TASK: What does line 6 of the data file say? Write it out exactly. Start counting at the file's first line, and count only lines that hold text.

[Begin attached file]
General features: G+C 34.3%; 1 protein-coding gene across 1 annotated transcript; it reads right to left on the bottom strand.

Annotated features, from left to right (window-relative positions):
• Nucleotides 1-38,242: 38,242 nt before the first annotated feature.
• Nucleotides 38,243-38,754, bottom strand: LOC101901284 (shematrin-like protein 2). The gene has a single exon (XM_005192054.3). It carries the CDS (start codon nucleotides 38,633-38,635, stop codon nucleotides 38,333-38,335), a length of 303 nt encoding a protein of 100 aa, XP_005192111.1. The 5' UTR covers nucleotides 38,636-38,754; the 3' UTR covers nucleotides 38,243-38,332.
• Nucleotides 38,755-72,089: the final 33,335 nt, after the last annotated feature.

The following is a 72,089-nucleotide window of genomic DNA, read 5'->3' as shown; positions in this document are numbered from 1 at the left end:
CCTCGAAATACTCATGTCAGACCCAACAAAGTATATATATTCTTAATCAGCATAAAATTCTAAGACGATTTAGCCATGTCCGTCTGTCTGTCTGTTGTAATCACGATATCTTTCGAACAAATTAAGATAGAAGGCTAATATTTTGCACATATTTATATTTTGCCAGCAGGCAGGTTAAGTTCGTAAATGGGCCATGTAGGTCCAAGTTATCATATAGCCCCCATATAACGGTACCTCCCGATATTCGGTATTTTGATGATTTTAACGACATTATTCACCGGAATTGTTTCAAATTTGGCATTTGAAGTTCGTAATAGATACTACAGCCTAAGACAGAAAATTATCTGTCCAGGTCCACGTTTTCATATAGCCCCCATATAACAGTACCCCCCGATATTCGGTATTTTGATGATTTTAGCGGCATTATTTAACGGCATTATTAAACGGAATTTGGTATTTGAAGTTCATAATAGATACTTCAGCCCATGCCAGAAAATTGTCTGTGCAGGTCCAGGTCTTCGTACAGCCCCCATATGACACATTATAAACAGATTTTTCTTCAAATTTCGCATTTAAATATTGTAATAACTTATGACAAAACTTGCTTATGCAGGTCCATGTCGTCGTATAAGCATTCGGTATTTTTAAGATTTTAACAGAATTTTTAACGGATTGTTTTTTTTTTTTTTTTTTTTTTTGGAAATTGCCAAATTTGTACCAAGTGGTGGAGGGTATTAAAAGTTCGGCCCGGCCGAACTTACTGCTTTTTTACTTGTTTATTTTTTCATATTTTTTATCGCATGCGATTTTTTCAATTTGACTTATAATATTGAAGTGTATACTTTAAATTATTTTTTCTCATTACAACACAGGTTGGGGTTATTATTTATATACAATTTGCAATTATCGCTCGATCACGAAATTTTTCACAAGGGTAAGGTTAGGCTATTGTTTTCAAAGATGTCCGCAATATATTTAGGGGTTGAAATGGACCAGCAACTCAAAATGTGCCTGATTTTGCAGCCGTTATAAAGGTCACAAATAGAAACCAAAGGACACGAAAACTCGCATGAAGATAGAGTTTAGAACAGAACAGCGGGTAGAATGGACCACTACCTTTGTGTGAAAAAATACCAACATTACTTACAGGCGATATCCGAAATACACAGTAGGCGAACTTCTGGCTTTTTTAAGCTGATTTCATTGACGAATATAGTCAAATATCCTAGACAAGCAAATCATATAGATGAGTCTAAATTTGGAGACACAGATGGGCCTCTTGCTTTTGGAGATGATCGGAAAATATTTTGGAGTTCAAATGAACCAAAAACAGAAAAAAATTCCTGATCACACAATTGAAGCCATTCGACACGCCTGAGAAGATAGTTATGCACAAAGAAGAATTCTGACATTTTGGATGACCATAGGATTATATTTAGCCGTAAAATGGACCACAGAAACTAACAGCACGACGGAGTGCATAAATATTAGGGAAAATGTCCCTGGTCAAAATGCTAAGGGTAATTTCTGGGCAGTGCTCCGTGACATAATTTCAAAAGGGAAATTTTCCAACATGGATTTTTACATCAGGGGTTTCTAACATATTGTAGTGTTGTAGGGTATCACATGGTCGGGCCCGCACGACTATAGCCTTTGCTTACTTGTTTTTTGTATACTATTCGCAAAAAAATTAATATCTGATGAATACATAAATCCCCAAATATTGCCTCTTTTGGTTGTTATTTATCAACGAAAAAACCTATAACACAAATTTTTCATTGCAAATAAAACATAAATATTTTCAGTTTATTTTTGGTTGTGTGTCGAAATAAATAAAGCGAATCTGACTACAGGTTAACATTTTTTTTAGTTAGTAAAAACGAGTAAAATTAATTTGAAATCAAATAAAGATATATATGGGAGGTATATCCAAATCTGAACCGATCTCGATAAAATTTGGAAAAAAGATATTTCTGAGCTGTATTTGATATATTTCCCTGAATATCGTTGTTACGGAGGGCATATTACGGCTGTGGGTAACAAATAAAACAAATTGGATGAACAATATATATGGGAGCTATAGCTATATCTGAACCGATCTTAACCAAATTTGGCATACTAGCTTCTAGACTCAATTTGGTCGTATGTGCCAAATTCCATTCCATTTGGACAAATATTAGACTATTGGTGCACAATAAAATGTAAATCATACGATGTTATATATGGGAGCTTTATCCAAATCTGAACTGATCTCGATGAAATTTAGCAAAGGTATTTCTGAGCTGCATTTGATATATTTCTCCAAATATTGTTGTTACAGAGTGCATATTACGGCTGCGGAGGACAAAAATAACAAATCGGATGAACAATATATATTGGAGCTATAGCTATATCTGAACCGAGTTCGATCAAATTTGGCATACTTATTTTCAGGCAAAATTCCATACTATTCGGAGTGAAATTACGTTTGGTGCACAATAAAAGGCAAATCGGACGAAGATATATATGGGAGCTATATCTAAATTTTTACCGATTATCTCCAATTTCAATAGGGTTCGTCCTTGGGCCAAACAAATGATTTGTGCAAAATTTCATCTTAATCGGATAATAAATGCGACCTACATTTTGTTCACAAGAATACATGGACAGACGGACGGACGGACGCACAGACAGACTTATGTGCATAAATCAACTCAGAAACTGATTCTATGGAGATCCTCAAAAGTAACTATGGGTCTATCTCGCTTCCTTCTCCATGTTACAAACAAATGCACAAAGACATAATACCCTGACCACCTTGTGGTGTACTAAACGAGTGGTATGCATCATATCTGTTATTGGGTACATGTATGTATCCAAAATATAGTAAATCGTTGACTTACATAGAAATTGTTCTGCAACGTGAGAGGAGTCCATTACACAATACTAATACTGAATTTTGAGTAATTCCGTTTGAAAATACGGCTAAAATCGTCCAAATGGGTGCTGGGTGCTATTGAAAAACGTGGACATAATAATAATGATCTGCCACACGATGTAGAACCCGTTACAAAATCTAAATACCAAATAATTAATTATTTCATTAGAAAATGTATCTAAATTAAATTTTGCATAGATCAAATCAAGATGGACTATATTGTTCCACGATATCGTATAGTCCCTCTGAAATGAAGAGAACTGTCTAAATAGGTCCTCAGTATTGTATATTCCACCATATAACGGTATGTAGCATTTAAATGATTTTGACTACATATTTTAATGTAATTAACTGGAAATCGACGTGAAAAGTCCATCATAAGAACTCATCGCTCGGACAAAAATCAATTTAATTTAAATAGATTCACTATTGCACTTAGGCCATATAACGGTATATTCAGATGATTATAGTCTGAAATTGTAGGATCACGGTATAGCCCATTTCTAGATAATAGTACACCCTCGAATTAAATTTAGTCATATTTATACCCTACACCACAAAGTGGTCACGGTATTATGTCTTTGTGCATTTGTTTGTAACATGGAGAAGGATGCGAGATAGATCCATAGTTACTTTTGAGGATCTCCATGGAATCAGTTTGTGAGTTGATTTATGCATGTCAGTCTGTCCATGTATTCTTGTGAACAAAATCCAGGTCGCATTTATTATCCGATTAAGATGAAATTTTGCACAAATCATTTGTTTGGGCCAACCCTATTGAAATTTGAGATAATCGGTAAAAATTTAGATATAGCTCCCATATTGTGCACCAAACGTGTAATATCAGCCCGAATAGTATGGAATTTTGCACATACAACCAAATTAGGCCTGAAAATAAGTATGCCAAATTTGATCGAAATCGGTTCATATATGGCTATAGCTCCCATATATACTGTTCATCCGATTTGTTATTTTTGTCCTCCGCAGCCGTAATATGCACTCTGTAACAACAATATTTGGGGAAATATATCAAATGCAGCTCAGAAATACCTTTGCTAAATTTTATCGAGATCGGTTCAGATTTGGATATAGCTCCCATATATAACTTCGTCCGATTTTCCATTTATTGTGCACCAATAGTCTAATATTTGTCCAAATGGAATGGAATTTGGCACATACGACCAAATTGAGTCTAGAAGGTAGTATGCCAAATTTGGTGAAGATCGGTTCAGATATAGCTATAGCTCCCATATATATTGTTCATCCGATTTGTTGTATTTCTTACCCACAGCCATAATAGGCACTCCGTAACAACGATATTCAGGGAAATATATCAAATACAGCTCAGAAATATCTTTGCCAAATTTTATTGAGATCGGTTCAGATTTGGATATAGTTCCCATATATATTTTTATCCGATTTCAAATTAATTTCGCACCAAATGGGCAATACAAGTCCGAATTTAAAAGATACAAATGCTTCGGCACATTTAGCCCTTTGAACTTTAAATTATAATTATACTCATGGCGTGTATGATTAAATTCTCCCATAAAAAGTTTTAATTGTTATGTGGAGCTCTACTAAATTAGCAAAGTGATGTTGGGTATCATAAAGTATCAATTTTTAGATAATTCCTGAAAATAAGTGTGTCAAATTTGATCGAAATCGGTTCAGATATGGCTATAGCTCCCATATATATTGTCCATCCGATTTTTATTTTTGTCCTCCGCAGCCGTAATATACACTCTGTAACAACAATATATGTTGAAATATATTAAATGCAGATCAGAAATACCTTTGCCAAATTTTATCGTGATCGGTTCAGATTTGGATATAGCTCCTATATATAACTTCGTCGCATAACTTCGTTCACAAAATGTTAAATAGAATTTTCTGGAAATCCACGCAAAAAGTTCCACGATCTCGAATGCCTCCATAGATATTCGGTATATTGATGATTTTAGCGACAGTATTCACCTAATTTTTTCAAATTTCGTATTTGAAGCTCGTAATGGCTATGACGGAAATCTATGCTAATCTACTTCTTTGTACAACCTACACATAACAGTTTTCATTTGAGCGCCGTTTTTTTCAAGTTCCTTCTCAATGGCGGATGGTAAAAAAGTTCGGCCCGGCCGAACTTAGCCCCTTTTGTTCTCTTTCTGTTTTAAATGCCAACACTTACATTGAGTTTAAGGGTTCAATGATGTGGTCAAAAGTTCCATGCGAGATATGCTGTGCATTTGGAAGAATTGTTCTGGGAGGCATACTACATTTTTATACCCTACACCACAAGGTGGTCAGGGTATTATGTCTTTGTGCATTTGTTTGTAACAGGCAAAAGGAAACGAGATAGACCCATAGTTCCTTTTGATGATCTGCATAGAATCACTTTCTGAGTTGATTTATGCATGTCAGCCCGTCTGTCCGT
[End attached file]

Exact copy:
The following is a 72,089-nucleotide window of genomic DNA, read 5'->3' as shown; positions in this document are numbered from 1 at the left end: